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Grammar lesson: Using dialogue tags correctly

1391969_678563025496024_1968337004_n-1This article was written by Chris (OngoingWorlds member: 11121519518)

I know that this is probably a little pedantic of me, but I’m kind of a grammar freak. (Im a, grammer freek.) I’m going to talk about dialogue tags and the punctuation involved in them.

There are some of you currently saying “What? What are dialogue tags?” I will tell you in the next sentence, because that is a very good question. Dialogue tags are the things you attach with dialogue, like “he said.” As I mentioned earlier, I will go over how these work and what punctuation to use when.

First and foremost, the most important thing to dialogue is quotation marks. Well, that and the actual dialogue, but for the purposes of this, we’re pretending that it is quotation marks. I know that most of you understand and use these properly, but it needs going over, just in case. Quotation marks go around what the character is saying. An example is “Wait, Seymour, you can’t be here right now.”* Punctuation always goes inside the quotation marks. So you wouldn’t write “”How dare that filthy plebe, Rosette, call this glorious apartment mere ‘quarters'”?* You would write it the way that it follows proper conventions.

Speaking of proper conventions, this is the stranger part of this. Pretend you have a character named Joe. You write the following in your post: “‘I have an idea.’ Joe smiled.” That is the correct way to tag your dialogue with an action. If you used a comma as the punctuation inside your quotes, it would imply that Joe was smiling his words. And that’s just weird. Also, using a full stop when it says something like “he said” doesn’t make the most sense. If you did, though, you would make the first letter of your tag a capital letter. However, if you use a comma to end your dialogue, you don’t capitalise the letter. You also only use the comma if you’re tagging your dialogue with something like “she called out,” or “said he.”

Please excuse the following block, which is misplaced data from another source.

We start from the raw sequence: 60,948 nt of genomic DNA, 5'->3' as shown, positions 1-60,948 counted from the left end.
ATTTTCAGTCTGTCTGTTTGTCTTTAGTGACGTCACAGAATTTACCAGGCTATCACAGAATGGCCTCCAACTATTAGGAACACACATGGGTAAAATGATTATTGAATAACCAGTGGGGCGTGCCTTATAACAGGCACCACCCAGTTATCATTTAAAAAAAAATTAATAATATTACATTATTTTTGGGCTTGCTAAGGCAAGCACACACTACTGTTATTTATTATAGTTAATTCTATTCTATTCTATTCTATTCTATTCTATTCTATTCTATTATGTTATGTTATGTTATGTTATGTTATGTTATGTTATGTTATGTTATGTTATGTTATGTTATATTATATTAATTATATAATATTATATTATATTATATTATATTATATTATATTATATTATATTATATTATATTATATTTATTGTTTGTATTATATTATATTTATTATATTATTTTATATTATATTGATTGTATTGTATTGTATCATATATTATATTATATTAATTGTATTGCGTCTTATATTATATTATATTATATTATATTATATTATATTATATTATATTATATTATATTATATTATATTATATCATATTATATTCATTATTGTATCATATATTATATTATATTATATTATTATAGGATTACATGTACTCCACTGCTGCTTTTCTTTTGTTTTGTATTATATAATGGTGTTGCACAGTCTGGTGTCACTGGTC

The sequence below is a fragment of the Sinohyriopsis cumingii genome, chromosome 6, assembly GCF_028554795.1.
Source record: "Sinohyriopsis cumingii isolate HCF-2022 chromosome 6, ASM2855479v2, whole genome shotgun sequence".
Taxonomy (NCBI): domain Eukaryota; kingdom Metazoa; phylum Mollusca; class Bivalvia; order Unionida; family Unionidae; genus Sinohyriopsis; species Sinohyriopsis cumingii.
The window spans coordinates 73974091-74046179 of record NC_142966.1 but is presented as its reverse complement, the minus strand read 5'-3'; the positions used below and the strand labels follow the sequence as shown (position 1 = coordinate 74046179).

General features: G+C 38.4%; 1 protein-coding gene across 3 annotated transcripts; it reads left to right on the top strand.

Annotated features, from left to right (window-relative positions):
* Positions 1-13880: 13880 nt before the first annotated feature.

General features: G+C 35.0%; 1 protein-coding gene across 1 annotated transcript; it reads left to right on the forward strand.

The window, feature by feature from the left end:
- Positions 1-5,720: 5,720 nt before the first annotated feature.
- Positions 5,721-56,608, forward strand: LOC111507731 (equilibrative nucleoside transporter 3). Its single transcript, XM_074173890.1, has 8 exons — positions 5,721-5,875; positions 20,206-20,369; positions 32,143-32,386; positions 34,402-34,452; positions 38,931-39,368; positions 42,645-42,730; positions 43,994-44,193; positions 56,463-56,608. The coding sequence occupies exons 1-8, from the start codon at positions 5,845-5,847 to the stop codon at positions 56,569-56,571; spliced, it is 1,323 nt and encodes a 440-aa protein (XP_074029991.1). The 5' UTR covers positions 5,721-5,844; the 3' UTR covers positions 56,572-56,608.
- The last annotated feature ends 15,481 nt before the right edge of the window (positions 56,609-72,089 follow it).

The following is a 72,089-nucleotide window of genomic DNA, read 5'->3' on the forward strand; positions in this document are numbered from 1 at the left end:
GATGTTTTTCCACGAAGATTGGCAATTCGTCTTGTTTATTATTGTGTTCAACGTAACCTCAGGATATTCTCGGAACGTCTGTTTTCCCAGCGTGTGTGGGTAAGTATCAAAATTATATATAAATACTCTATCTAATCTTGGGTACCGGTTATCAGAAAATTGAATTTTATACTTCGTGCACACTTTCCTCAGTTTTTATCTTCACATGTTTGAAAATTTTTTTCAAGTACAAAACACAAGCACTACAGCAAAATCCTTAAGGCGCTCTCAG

Dialogue tags can be put before, in the middle of, or after dialogue. They aren’t necessary every time a character speaks, though. If it should be/is obvious who is speaking, i.e. there are only two people involved in the conversation, and they’re taking turns speaking, a dialogue tag can just get in the way and disrupt the flow. If you put a dialogue tag before your character speaks, the same rules I mentioned earlier apply. Actions get full stops at their end while other things get commas. Well, look at that, the same applies in the middle of sentences! What a coincidence that dialogue tags all follow the same rules… (For the middle of sentences, you would say something like “Hmm.” A sudden grin spread across his face. “I have an idea…” or “Hmm,” he said, a grin spreading across his face. “I have an idea…”)

The examples I just used reminded me of something. Attaching actions to things like “he said” is perfectly fine. (“Odd,” he said, furrowing his brow in confusion.) If you use a comma, all should be just peachy.

Essentially, dialogue tags are pretty basic. Quotation marks are too (seriously, just press shift and click the two key. It’s not that smegging complicated! >:u). Obviously, it bugs me when people don’t do this. (I’m constantly tempted to become a mod on every game I’m in just to fix the grammar and spelling in peoples’ posts…) But if you’ve seen this, you now know how it works! You’ve just removed yourself from my hate list! Good for you (and your life).

This article was written by Chris (OngoingWorlds member: 11121519518)

*Quote modified from Blue Dwarf post by onion found at this link: